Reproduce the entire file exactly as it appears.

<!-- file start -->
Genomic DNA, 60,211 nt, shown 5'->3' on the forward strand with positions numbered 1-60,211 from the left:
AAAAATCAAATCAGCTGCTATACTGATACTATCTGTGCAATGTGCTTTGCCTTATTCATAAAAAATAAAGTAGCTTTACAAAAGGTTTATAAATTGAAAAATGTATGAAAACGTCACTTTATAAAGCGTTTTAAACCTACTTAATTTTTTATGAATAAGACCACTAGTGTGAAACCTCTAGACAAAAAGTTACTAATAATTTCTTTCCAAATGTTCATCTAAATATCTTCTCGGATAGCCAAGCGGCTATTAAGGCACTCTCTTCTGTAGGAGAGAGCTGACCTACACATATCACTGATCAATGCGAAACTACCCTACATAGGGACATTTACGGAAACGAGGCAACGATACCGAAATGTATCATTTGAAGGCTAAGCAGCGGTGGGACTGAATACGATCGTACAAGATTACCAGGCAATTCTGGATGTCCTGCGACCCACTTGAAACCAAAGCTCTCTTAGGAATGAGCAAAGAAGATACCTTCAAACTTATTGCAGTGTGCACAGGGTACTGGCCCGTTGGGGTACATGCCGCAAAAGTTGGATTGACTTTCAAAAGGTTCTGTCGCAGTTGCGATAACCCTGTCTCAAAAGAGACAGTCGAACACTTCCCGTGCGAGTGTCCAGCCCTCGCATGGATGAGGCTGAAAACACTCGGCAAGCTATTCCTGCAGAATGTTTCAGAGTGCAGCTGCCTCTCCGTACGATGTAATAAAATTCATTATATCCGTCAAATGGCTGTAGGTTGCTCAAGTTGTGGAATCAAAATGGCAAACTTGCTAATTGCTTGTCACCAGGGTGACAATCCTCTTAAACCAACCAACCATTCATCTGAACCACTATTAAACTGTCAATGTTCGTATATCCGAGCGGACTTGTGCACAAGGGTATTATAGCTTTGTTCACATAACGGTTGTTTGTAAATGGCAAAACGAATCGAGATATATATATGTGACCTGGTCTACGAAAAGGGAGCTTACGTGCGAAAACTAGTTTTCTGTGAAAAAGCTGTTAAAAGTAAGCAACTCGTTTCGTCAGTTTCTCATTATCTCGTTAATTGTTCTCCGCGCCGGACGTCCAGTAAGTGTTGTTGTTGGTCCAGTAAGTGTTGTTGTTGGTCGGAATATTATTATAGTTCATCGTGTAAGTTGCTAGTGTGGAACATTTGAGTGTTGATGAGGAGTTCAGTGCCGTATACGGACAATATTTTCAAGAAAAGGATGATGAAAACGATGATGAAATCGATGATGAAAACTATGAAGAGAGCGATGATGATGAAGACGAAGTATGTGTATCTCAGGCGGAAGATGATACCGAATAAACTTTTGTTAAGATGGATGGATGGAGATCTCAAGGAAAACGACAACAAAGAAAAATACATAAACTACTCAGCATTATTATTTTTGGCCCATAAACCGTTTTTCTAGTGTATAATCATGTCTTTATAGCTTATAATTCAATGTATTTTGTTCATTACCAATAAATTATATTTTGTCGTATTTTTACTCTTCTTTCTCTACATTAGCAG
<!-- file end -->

Genomic DNA, 60,211 nt, shown 5'->3' on the forward strand with positions numbered 1-60,211 from the left:
AAAAATCAAATCAGCTGCTATACTGATACTATCTGTGCAATGTGCTTTGCCTTATTCATAAAAAATAAAGTAGCTTTACAAAAGGTTTATAAATTGAAAAATGTATGAAAACGTCACTTTATAAAGCGTTTTAAACCTACTTAATTTTTTATGAATAAGACCACTAGTGTGAAACCTCTAGACAAAAAGTTACTAATAATTTCTTTCCAAATGTTCATCTAAATATCTTCTCGGATAGCCAAGCGGCTATTAAGGCACTCTCTTCTGTAGGAGAGAGCTGACCTACACATATCACTGATCAATGCGAAACTACCCTACATAGGGACATTTACGGAAACGAGGCAACGATACCGAAATGTATCATTTGAAGGCTAAGCAGCGGTGGGACTGAATACGATCGTACAAGATTACCAGGCAATTCTGGATGTCCTGCGACCCACTTGAAACCAAAGCTCTCTTAGGAATGAGCAAAGAAGATACCTTCAAACTTATTGCAGTGTGCACAGGGTACTGGCCCGTTGGGGTACATGCCGCAAAAGTTGGATTGACTTTCAAAAGGTTCTGTCGCAGTTGCGATAACCCTGTCTCAAAAGAGACAGTCGAACACTTCCCGTGCGAGTGTCCAGCCCTCGCATGGATGAGGCTGAAAACACTCGGCAAGCTATTCCTGCAGAATGTTTCAGAGTGCAGCTGCCTCTCCGTACGATGTAATAAAATTCATTATATCCGTCAAATGGCTGTAGGTTGCTCAAGTTGTGGAATCAAAATGGCAAACTTGCTAATTGCTTGTCACCAGGGTGACAATCCTCTTAAACCAACCAACCATTCATCTGAACCACTATTAAACTGTCAATGTTCGTATATCCGAGCGGACTTGTGCACAAGGGTATTATAGCTTTGTTCACATAACGGTTGTTTGTAAATGGCAAAACGAATCGAGATATATATATGTGACCTGGTCTACGAAAAGGGAGCTTACGTGCGAAAACTAGTTTTCTGTGAAAAAGCTGTTAAAAGTAAGCAACTCGTTTCGTCAGTTTCTCATTATCTCGTTAATTGTTCTCCGCGCCGGACGTCCAGTAAGTGTTGTTGTTGGTCCAGTAAGTGTTGTTGTTGGTCGGAATATTATTATAGTTCATCGTGTAAGTTGCTAGTGTGGAACATTTGAGTGTTGATGAGGAGTTCAGTGCCGTATACGGACAATATTTTCAAGAAAAGGATGATGAAAACGATGATGAAATCGATGATGAAAACTATGAAGAGAGCGATGATGATGAAGACGAAGTATGTGTATCTCAGGCGGAAGATGATACCGAATAAACTTTTGTTAAGATGGATGGATGGAGATCTCAAGGAAAACGACAACAAAGAAAAATACATAAACTACTCAGCATTATTATTTTTGGCCCATAAACCGTTTTTCTAGTGTATAATCATGTCTTTATAGCTTATAATTCAATGTATTTTGTTCATTACCAATAAATTATATTTTGTCGTATTTTTACTCTTCTTTCTCTACATTAGCAG